Colombo, Apr 14 (EFE).- Protests against Sri Lanka President Gotabaya Rajapaksa over the economic crisis continued on Thursday amid Sinhalese New Year’s Day celebrations, while the government’s announcement of default on its external debt led to a downgrade in its risk evaluation by credit rating agencies.
Hundreds of protesters remained camped for the sixth consecutive day in front of the Presidential Secretariat in Colombo with their insistent slogan “Gota Go Home,” referring to the first name of the president.
Protesters at the so called “Gota Go Village,” amid their protests, observed the local tradition of boiling milk in a pot on the occasion of the Sinhalese new year.
The protests against Rajapaksa have served to being together people from different parts the country, regardless of their religion, which could be seen in the festivities.
“This is the first time we are celebrating the new year as Sri Lankans because all the ethnicities and religions are here today,” A. Saman, a 27-year old IT professional, told EFE.
People voluntarily brought traditional food consumed during the new year, such as rice cooked in milk, oil cake, and crisp and light sweetmeat, and distributed them among the demonstrators.
Hundreds of Sri Lankans started taking to the streets in late March to protest their plight amid the severe economic crisis, with continuous power cuts of up to 13 hours, and endless lines at gas stations for fuel.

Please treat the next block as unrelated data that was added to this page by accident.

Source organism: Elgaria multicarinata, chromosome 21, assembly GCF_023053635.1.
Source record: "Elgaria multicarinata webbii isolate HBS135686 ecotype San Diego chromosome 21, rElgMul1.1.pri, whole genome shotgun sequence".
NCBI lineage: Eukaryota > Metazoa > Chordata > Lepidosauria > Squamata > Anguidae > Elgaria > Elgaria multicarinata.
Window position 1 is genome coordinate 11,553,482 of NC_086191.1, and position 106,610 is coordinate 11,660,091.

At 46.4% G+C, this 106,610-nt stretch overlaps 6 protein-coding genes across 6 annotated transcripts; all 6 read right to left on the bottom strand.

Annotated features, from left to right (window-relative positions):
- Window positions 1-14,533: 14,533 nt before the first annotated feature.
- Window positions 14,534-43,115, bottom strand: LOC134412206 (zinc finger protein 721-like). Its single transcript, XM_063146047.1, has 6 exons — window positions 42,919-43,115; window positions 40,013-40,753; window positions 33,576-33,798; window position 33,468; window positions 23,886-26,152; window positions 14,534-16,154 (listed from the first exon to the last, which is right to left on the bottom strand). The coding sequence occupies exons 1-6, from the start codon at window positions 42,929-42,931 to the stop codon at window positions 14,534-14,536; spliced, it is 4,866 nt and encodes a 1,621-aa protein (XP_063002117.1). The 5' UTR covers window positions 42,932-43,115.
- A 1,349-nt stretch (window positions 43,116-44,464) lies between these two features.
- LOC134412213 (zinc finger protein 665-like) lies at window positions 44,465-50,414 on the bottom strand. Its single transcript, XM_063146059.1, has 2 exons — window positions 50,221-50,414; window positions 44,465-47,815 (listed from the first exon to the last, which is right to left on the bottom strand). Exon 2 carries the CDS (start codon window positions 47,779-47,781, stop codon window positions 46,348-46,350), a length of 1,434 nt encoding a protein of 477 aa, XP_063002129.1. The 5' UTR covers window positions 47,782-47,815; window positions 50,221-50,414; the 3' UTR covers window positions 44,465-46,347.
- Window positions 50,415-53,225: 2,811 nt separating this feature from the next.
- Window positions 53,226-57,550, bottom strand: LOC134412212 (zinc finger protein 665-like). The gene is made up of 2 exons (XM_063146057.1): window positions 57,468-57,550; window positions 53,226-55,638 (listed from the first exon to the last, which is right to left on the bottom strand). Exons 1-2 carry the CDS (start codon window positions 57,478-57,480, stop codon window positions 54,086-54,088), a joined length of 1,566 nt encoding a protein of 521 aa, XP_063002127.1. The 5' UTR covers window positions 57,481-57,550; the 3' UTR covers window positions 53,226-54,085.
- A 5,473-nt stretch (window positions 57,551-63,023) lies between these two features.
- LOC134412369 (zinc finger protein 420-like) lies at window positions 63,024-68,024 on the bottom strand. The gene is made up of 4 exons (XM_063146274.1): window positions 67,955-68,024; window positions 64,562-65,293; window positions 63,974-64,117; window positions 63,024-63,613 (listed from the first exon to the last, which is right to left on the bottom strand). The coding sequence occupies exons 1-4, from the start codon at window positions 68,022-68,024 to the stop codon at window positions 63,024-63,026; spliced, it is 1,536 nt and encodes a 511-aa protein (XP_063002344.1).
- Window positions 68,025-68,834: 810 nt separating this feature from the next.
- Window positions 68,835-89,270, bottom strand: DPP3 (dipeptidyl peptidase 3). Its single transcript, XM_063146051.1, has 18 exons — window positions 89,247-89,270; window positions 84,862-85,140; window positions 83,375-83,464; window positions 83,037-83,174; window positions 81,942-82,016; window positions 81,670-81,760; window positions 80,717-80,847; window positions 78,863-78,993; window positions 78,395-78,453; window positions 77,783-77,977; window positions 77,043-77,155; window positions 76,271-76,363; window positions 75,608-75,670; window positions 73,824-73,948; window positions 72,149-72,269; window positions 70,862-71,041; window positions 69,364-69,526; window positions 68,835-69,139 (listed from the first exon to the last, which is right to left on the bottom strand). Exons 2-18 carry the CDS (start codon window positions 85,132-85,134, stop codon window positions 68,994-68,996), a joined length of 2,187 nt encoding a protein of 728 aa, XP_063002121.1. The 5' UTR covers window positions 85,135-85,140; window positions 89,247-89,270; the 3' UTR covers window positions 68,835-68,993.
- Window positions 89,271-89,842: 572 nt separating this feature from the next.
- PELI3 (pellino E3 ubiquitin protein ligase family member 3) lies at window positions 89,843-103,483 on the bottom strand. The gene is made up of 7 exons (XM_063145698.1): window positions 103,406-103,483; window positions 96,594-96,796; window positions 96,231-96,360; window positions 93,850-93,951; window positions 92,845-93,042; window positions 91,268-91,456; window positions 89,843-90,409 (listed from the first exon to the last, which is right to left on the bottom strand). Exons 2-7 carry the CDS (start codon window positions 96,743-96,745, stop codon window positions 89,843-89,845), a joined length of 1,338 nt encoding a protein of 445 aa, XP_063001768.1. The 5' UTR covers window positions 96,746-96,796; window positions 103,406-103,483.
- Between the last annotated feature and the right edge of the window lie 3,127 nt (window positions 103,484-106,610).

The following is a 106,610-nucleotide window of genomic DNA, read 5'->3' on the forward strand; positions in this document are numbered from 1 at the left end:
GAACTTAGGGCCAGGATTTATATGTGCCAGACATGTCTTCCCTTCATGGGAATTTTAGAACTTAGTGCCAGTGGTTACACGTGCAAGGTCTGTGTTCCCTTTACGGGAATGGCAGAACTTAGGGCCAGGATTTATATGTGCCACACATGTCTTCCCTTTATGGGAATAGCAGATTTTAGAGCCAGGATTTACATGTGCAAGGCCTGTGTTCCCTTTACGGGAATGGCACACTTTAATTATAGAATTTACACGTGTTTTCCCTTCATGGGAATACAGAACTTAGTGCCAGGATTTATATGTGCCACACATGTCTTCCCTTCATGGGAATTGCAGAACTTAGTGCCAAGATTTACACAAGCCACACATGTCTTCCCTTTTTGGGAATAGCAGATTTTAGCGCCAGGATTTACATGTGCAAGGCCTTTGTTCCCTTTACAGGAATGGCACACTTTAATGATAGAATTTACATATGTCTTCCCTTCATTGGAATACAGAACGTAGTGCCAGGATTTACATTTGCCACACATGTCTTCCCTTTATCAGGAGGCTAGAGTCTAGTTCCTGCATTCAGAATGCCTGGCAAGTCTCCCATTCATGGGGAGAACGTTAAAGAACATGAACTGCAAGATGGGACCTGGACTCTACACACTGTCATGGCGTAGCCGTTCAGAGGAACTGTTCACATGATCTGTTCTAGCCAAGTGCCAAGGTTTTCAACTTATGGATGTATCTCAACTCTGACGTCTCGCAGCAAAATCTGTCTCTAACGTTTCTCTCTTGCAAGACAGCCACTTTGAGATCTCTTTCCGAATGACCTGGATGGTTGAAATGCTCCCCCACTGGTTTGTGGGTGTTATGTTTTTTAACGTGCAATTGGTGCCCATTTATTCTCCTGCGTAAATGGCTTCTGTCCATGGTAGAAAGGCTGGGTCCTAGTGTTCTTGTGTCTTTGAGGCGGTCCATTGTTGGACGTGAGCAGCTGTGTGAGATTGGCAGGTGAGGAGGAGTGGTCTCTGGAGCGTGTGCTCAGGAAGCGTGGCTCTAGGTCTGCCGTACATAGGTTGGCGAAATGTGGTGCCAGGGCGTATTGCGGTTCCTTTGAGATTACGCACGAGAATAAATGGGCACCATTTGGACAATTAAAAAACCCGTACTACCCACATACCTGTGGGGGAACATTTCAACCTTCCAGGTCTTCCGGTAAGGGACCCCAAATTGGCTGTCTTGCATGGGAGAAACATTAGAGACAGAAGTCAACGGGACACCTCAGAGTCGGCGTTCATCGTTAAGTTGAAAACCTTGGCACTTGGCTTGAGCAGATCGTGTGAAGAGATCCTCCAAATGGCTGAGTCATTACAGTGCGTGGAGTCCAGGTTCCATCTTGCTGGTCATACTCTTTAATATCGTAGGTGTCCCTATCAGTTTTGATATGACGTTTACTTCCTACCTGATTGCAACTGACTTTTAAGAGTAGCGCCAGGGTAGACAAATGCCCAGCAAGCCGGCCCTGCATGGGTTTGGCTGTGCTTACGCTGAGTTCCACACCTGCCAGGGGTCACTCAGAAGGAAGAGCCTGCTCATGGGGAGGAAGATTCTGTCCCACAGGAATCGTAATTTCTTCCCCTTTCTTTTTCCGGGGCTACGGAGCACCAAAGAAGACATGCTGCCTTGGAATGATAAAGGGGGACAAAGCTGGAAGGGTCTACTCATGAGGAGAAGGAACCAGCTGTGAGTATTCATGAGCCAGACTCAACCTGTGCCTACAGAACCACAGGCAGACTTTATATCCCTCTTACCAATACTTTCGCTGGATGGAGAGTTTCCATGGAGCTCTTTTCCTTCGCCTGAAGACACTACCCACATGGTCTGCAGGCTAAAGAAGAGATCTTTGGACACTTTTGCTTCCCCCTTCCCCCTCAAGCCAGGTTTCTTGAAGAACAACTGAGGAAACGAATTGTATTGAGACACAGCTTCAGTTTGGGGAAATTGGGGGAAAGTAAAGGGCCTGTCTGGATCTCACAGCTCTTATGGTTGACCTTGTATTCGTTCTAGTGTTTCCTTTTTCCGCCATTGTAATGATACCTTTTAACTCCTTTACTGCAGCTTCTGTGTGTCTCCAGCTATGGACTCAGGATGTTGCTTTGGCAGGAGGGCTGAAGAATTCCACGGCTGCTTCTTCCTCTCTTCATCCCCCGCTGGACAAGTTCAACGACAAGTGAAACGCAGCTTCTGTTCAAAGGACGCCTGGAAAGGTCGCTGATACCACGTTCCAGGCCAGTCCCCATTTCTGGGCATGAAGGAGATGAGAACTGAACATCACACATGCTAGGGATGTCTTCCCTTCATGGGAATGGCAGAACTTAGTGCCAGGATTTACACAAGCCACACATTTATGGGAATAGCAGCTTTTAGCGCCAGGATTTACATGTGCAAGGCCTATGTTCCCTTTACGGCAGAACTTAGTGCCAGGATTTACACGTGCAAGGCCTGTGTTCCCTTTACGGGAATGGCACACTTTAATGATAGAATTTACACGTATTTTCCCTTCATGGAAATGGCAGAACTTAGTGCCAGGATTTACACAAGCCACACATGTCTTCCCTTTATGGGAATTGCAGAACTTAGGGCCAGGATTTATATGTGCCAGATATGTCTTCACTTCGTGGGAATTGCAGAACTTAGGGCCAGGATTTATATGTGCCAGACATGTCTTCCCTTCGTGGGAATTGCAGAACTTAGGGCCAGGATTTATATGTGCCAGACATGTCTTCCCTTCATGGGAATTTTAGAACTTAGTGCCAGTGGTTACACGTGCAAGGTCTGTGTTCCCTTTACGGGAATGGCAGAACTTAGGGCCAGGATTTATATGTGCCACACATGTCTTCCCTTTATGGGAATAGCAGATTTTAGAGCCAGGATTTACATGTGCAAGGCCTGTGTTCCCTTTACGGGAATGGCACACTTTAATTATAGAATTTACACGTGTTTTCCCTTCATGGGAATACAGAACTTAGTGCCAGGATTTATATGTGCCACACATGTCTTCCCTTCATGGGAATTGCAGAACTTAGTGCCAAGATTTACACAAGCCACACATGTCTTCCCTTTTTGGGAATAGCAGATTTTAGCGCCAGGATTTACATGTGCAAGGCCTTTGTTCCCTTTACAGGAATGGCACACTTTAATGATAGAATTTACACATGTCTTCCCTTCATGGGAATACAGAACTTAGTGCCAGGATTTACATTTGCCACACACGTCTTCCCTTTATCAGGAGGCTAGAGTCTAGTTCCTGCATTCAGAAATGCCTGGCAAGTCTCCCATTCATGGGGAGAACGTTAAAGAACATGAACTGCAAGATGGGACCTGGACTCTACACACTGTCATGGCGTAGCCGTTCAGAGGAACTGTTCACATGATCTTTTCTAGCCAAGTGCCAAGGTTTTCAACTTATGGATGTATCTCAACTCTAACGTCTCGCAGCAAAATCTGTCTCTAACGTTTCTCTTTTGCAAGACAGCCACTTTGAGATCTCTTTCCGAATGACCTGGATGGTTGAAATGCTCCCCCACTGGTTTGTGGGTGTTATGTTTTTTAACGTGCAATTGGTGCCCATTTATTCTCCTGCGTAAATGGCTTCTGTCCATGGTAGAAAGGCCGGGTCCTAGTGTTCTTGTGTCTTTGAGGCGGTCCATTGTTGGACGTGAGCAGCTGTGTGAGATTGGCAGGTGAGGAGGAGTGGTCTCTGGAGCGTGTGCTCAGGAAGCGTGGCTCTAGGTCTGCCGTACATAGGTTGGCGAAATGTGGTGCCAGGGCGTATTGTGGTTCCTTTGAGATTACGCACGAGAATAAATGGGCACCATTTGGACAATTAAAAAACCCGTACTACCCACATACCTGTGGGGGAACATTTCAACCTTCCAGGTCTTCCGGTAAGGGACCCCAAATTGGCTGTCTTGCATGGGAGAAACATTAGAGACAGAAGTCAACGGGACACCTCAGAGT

The protests have intensified since the weekend, prompted by Rajapaksa’s declaration of a state of emergency, curfew and a ban on social media.
Moreover, the police also used tear gas and water cannons to disperse the demonstrators, causing greater resentment among the people.
Since then, the protesters have come out daily in front of the president’s office, demanding the resignation of Rajapaksa.
“This struggle will end only when President Gotabaya Rajapaksa steps down and Rajapaksa family returns stolen money to the country,” stressed Saman.
However, the president in his New Year message said Sri Lanka should overcome the challenge with “unity and better understanding.”
“The government is taking measures to secure the normal life of the people from the current complex situation by properly understanding these challenges,” Rajapaksa said in a statement.
According to analysts, the economic crisis in Sri Lanka will worsen unless it manages its debt sustainably, which according to Ministry of Finance data amounted to some $54 billion until the end of 2021 – 102.8 percent of its Gross Domestic Product – of which $20 billion was foreign debt.
Against the inability of paying creditors, the island nation announced Tuesday that it would temporarily suspend its external debt payments.
As a result, rating agencies Fitch and S&P downgraded Sri Lanka’s sovereign credit rating to a category close to default. EFE